RIYADH (AFP) - Four Saudi men were decapitated by the sword in Najran in the southwest of the Gulf kingdom on Monday after being convicted of drug trafficking, the interior ministry said.
Brothers Hadi and Awad al-Motleq and their accomplices Mufarraj and Ali al-Yami were found to have smuggled "a large quantity of hashish" into the country, the ministry said in a statement carried by the official SPA news agency.
Rights watchdog Amnesty International denounced in a statement what it called a "disturbing surge" in the use of the death penalty in Saudi Arabia.
"The Saudi Arabian authorities must halt all executions," it said, adding that the executions of the two sets of brothers came "reportedly on the basis of forced confessions extracted through torture".
The beheadings raise to 32 the number of executions announced in Saudi Arabia so far this year, according to an AFP tally.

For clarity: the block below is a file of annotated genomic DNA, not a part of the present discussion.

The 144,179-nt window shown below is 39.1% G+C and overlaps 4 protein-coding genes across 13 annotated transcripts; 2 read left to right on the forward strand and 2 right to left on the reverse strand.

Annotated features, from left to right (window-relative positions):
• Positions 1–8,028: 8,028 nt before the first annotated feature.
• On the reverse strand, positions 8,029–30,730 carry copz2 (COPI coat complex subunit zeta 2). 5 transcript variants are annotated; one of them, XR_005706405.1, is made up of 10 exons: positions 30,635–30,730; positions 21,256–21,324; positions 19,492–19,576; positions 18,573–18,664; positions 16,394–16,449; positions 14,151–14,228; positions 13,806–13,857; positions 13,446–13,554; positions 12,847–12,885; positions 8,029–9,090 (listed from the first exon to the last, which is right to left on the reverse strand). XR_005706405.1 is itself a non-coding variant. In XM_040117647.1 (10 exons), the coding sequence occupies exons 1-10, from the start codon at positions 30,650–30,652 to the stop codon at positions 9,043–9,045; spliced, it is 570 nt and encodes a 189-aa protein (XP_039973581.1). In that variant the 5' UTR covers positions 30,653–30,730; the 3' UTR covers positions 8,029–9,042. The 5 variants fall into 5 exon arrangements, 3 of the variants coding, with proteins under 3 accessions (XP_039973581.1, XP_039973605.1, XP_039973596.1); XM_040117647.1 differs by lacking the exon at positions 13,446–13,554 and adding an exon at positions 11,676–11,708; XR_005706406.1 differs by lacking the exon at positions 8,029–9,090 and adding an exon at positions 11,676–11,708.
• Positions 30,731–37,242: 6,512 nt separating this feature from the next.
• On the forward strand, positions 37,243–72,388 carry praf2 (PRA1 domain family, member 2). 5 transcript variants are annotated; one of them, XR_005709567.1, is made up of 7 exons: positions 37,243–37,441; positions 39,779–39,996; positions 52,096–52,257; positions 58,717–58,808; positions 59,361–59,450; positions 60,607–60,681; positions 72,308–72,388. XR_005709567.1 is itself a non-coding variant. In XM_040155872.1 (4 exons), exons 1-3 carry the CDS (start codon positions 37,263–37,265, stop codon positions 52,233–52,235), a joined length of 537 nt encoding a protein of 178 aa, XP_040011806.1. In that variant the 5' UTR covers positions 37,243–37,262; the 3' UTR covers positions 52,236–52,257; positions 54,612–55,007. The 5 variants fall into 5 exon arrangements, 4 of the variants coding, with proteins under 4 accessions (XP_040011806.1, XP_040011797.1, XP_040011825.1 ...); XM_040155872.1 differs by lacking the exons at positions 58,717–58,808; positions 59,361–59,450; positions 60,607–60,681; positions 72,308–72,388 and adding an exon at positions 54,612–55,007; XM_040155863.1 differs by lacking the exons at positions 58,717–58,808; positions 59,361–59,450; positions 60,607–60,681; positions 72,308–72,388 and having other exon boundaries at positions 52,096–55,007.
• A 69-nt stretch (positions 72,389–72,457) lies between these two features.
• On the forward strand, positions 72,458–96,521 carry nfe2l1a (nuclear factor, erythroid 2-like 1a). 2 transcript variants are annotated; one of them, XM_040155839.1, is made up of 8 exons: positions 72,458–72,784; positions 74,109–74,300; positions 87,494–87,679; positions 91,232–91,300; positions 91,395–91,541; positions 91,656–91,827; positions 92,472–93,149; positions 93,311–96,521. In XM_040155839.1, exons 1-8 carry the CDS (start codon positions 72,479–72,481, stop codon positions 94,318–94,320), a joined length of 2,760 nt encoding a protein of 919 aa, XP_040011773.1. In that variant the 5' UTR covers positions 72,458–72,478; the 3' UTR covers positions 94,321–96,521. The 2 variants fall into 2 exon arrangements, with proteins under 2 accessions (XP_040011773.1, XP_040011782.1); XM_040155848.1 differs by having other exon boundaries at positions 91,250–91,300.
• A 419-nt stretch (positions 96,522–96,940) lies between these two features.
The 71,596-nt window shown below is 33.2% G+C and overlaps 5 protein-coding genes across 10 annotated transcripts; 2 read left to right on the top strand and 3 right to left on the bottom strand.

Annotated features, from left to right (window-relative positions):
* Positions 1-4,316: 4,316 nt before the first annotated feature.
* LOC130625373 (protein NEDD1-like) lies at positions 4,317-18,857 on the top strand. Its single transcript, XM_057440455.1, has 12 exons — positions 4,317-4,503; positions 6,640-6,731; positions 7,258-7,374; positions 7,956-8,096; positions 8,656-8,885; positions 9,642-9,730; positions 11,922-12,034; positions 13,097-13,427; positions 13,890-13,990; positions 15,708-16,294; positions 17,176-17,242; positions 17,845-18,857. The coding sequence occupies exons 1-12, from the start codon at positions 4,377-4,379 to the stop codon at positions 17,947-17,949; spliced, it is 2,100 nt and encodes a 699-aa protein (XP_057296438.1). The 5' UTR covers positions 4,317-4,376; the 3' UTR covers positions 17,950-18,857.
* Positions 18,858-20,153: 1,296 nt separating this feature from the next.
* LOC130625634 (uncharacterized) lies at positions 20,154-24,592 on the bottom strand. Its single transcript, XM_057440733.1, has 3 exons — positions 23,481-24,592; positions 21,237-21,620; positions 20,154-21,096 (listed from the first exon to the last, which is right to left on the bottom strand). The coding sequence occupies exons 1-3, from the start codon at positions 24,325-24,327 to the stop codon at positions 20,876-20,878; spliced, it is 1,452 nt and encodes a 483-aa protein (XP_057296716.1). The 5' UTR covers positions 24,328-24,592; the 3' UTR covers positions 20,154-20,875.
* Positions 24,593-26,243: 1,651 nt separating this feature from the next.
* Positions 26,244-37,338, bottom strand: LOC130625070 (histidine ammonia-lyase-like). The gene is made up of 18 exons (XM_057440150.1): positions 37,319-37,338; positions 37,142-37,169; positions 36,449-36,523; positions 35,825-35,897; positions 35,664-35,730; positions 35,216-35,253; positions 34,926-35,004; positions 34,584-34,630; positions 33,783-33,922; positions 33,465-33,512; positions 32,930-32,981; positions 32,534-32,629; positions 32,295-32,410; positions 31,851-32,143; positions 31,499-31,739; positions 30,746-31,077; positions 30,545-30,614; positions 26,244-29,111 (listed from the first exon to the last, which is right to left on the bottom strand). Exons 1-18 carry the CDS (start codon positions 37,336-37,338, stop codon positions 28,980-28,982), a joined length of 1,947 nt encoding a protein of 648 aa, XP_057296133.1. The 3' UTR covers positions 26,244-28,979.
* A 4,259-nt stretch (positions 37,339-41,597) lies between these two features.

Amnesty's statement said the latest executions "bring the number of state killings in Saudi Arabia in the past two weeks to 17 - a rate of more than one execution per day".
"The recent increase in executions in Saudi Arabia is a deeply disturbing deterioration. The authorities must act immediately to halt this cruel practice," Amnesty's Said Boumedouha said.
Amnesty said it was contacted by relatives of the men on Thursday "asking for help amid fears that the executions were imminent", and that later the family was told by the interior ministry to stop contacting the rights watchdog.
Last year, there were 78 executions in Saudi Arabia and the UN High Commissioner for Human Rights denounced a "sharp increase in the use of capital punishment".
Rape, murder, apostasy, armed robbery and drug trafficking are all punishable by death under the kingdom's strict version of Islamic sharia law.